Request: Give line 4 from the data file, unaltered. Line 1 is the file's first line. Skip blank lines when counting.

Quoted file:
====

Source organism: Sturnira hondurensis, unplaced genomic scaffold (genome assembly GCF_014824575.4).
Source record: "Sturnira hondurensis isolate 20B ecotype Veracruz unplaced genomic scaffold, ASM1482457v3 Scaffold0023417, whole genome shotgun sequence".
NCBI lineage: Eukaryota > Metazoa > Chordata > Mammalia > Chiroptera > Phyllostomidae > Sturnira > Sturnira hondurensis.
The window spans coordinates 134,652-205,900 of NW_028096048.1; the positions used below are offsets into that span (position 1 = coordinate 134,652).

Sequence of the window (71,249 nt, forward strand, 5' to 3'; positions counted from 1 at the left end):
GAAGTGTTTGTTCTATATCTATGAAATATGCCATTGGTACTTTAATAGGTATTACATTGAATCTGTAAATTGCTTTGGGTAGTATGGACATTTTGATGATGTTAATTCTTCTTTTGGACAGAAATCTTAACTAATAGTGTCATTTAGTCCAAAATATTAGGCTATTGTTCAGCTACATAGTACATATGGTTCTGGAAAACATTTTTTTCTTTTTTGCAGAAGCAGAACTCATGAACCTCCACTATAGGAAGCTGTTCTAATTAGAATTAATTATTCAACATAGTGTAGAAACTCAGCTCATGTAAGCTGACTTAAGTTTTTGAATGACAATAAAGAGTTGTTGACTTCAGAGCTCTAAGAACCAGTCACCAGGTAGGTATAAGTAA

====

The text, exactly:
The window spans coordinates 134,652-205,900 of NW_028096048.1; the positions used below are offsets into that span (position 1 = coordinate 134,652).